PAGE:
A dispute settlement panel of the World Trade Organization on Tuesday ruled against the majority of the tariffs imposed by the United States on Chinese goods amid the trade war between the world's largest economies.
The WTO panel said the U.S. measures violate a central principle of international trade and Washington's own terms of accession to the Geneva-based organization.
China welcomed the ruling, with a Commerce Ministry spokesperson calling it an "objective and fair" decision.
Stressing that China has always supported the multilateral trading system and WTO rulings, the spokesperson said that China hopes the U.S. side will fully honor the ruling of the WTO expert panel and respect the rules-based multilateral system.
In contrast, U.S. Trade Representative Robert Lighthizer criticized the panel's conclusion, saying in a press release, "The WTO is completely inadequate to stop China's harmful technology practices."
Pointing out that the WTO's latest report has confirmed allegations against Beijing by the administration of U.S. President Donald Trump, Lighthizer said, "The United States must be allowed to defend itself against unfair trade practices, and the Trump administration will not let China use the WTO to take advantage of American workers, businesses, farmers, and ranchers."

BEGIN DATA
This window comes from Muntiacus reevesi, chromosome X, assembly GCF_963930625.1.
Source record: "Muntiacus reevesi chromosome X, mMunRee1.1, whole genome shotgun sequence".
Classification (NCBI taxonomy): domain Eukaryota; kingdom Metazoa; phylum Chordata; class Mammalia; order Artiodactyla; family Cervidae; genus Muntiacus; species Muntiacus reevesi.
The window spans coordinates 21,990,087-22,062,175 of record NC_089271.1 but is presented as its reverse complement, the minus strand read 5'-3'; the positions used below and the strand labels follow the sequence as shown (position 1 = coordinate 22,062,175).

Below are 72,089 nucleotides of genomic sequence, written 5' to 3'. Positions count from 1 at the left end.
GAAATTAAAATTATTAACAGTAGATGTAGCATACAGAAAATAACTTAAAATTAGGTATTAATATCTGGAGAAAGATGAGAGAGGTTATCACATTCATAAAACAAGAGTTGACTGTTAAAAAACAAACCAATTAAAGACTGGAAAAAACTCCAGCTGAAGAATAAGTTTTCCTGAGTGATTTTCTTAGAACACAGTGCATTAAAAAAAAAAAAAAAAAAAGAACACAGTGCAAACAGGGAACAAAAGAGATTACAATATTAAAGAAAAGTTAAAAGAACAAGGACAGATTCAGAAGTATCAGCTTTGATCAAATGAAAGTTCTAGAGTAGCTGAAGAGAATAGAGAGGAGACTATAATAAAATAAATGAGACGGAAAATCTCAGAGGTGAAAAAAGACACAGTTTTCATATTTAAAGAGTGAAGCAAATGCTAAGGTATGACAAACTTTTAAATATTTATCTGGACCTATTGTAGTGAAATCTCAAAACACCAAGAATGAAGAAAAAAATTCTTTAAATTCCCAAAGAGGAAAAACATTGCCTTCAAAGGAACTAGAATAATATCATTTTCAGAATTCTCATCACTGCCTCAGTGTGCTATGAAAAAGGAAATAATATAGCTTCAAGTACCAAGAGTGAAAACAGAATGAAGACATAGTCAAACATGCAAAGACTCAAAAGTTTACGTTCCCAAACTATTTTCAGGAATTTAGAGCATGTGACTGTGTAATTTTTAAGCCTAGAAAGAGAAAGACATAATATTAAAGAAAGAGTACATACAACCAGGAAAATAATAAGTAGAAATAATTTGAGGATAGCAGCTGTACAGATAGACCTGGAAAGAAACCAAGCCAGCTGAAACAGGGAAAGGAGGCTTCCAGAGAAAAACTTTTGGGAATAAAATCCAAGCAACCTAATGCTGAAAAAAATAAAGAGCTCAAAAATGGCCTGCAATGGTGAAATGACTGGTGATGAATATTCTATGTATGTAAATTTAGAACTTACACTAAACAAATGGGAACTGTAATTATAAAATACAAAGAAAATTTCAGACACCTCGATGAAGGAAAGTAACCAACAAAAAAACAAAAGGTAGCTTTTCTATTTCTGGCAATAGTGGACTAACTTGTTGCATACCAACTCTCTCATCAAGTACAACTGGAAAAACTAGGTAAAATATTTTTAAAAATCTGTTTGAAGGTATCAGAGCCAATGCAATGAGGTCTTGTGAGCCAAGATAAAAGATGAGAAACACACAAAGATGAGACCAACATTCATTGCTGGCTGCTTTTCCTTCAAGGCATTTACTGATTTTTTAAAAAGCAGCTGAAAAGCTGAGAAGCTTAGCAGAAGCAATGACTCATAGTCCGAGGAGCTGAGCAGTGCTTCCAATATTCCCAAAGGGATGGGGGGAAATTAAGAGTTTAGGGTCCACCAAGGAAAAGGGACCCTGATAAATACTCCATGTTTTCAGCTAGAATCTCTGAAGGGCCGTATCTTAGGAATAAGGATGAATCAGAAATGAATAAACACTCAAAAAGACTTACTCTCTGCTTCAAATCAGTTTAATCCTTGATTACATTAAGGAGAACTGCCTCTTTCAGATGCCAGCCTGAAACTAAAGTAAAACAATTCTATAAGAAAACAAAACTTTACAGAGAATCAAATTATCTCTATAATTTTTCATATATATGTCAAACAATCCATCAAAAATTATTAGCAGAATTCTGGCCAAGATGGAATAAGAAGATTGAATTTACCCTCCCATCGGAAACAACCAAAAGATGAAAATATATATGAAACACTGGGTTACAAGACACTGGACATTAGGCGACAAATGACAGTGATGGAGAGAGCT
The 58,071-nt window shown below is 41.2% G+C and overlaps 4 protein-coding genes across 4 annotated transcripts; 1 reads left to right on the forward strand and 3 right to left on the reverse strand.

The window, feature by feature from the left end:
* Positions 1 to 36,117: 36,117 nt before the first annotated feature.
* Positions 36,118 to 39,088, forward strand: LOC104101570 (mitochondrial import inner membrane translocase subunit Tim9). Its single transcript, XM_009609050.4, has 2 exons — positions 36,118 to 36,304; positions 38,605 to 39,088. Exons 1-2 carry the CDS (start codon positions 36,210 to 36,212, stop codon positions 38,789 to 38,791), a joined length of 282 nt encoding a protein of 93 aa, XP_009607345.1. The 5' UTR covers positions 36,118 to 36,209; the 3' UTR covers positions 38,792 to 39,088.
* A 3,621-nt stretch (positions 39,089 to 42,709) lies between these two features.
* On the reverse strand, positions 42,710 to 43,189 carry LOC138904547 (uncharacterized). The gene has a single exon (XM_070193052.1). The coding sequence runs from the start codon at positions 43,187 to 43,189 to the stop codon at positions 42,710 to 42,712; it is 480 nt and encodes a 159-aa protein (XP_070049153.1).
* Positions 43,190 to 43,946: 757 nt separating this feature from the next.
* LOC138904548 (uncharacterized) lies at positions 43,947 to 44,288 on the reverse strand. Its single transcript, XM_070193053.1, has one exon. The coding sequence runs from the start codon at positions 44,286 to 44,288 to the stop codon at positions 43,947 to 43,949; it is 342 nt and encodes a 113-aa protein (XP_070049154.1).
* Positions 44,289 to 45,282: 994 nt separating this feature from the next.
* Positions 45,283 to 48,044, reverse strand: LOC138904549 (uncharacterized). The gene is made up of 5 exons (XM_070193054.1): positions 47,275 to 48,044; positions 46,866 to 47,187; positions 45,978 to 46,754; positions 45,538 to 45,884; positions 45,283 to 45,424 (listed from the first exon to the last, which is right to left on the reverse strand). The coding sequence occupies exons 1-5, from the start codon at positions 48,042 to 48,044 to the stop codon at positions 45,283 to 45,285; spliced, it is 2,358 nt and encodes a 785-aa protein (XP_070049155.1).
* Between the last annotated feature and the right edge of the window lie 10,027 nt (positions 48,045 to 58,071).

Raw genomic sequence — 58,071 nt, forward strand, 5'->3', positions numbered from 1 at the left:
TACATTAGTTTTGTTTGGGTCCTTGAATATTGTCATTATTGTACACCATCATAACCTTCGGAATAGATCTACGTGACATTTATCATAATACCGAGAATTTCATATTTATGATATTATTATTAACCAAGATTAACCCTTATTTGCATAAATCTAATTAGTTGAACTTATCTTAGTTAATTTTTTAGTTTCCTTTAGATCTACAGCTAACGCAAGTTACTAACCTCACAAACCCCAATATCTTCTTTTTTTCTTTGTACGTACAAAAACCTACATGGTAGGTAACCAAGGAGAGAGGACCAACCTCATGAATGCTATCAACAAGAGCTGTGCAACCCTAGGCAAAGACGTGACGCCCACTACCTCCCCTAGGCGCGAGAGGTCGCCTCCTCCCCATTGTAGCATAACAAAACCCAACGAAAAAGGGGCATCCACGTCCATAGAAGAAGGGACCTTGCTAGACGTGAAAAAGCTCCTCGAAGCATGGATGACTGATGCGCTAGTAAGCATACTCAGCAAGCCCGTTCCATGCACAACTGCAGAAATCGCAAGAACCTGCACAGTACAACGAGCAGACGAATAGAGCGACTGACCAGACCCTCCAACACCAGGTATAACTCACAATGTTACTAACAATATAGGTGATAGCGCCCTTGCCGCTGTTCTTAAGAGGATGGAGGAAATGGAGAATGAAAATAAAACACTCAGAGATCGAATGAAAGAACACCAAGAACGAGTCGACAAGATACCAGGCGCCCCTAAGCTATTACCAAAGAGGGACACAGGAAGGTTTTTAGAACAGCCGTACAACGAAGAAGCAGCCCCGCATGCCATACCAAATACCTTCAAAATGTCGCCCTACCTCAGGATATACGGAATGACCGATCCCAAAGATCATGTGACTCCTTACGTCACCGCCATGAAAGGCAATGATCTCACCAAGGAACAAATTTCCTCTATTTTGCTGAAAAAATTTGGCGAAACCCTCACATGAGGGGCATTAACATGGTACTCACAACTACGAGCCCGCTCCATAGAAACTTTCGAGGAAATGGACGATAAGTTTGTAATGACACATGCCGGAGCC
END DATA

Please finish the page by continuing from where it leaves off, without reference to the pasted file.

The panel compiled the report after China filed a complaint with the WTO over import restrictions by the United States.
In July and August of 2018, the United States enacted 25 percent tariffs on roughly $50 billion worth of Chinese imports, followed in September of the same year by 10 percent tariffs on an additional $200 billion of such goods.
The September tariffs were then raised from 10 to 25 percent in May 2019.
The WTO panel said the tariffs violate the most-favored-nation principle, which prevents WTO members from discriminating against any other member by enforcing higher tariffs than those imposed on other countries.
Additionally, the panel ruled that the tariffs exceed the maximum rate agreed to by Washington during its accession process to the WTO.
The United States has argued that the tariffs were enacted to protect American "public morals" against what it calls China's "state-sanctioned theft" of American technology and intellectual property.
But the panel rejected the claim, saying the United States has not provided any substantiated evidence of the necessity of such tariffs to protect American public morals.
While noting that ongoing trade negotiations between the United States and China are related to the WTO proceedings, the panel dismissed the U.S. argument that the "phase one deal" reached between the two countries in January constitutes a settlement of the dispute, which would have put it outside the panel's mandate.
The United States has 60 days to appeal the ruling.